Wednesday, October 28, 2015

Origins of Wednesday xviii: Omnia mutantur, nihil interit

Not long ago, I defended
having weathered another
Summer without Proust, 
as escaping a kind of in-
tellectual nuisance, like
his great translator's
trench fever at the Wes-
tern Front, that threat-
ens never entirely to go
away. I recognize an os-
tentation in renouncing
a notable treasure, and,
yes, I agree with the but-
ler in Sturges' Sullivan's
Travels, that an affecta-
tion of impoverishment is
as low a gesture as a man
can make. But, as I men-
tioned at the time, I do
not welcome lightly the
irritations of a master-

Now I incline suddenly
to relent, as an even
better season for stor-
ies approaches on the
calendar; but now I do
so for a reason which
pretty well goes to the
heart of what I'm doing
here. I'm going to en-
gage M. Proust in some-
one else's restatement.

I've admitted doing this
a fair amount. To me, the
affecting element of a
great translation is its
generous sociabiity, its
fulfillment of an obliga-
tion our schools demanded
of us all, to give our
peers our best contribu-
tion to their understand-
ing. In any case, it is
idle to pretend we read
alone - except possibly
in the gulag of I0S 9.

This explains our weakness
for the experience of the
Classics, which are only
social discourses; and why
it is natural to approach
even Proust from the hands
of a prodigy in Ovid. When
commanded in his entrance
exam for Winchester in 1903, 
to render some lines of Ovid
into serviceable English, the
schoolboy C.K. Scott Moncrieff
proposed the following ~

               Omnia mutantur, nihil interit ..

               Everything is changed but nothing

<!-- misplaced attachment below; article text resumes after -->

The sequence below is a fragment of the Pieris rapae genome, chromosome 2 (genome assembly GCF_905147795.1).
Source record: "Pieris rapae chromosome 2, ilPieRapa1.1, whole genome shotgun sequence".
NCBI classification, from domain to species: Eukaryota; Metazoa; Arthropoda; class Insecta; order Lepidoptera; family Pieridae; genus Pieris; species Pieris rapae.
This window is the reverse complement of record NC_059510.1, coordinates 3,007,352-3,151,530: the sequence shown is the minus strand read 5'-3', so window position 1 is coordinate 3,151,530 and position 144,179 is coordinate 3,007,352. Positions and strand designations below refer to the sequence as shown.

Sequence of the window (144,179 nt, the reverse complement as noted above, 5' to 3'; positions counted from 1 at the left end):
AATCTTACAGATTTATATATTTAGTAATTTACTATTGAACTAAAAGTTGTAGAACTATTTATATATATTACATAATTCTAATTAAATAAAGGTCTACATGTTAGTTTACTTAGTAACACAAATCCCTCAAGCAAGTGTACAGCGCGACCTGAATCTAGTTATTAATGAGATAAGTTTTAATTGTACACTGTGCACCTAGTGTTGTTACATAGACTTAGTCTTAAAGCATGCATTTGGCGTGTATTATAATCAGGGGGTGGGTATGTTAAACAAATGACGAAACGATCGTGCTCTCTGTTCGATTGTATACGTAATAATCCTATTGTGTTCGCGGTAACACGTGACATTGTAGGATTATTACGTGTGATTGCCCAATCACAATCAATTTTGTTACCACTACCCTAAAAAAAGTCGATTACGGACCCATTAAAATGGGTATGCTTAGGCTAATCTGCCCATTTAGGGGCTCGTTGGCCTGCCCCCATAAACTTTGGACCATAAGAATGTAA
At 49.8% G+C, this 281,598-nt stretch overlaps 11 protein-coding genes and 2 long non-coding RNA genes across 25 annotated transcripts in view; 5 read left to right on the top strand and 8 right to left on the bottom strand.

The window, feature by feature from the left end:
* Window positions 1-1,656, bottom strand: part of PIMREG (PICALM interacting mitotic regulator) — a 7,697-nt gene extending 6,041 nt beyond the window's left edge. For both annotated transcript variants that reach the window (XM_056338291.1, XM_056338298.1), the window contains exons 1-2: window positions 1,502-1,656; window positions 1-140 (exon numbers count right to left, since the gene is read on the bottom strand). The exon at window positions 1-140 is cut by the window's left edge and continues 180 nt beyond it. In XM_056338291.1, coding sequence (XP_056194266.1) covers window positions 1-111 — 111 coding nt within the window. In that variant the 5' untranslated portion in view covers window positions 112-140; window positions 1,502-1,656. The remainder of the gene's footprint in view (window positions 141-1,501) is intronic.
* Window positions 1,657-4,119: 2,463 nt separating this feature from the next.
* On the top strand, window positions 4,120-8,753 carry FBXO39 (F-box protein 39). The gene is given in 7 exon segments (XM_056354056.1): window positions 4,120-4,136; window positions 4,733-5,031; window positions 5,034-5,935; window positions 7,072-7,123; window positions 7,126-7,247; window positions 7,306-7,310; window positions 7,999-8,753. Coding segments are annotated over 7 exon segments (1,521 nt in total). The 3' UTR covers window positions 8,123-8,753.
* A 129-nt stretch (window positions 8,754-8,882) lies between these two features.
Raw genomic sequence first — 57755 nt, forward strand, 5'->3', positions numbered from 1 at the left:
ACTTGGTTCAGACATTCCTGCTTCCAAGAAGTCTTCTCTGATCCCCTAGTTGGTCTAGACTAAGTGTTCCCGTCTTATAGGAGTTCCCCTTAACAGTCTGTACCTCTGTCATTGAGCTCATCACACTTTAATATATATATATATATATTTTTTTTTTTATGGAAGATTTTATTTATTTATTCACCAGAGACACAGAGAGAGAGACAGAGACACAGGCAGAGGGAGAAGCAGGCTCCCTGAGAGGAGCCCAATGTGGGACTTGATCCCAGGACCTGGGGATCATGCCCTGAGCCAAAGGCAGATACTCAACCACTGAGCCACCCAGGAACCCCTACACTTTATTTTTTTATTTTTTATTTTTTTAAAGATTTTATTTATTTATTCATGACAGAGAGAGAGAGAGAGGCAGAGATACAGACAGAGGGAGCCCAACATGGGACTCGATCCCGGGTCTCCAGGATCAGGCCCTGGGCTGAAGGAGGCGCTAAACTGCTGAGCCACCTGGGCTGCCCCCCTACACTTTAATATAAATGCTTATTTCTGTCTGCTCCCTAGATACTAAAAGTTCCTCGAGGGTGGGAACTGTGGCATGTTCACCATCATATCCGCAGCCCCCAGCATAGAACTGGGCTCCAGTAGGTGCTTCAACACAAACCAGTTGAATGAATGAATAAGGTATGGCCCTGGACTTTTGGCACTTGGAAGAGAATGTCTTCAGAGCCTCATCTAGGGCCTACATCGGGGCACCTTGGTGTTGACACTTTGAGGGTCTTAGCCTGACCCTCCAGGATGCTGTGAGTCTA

perishes. The spirit wanders, going
               hence, thither, coming thence, hith-
               er, and takes possession of any limbs
               it pleases. With equal ease it goes
               from beasts into human bodies and from 
               us into beasts, nor in any length of 
               time does it fail. And as wax is easily 
               moulded in new shapes, nor remains as 
               it had been before, nor keeps the same 
               form, but yet is itself the same; so do 
               I teach that the soul is ever the same, 
               but migrates into different shapes.

I don't distrust precocity on
this scale, intuition so ener-
getic, yet so calm in its respect
for a finished work's composure.
I don't distrust the image of an 
approachable other consciousness.
I don't distrust the gift for af-
fection in a discovery of its dis-
cipline. It refreshes everything.
Is this style, or is it taste?

I can regret an aristocracy all
I want, but it's hopeless to de-
nounce its virtues, rare as their
embodiment may be. Some examiner
at Winchester must have wept to
find his exercise in translation
translated as a manifesto on its
obligations and its promise. In
this prospectus taste is in good
hands. What wax is this, moulded 
to bring nuisance to our Winter?

Jean Findlay
Chasing Lost Time
  The life of CK Scott Moncrieff
  Soldier, Spy and Translator
Chatto & Windus, 2014©

Walter Kaiser
A review of Findlay
The New York Review
June 4, 2015©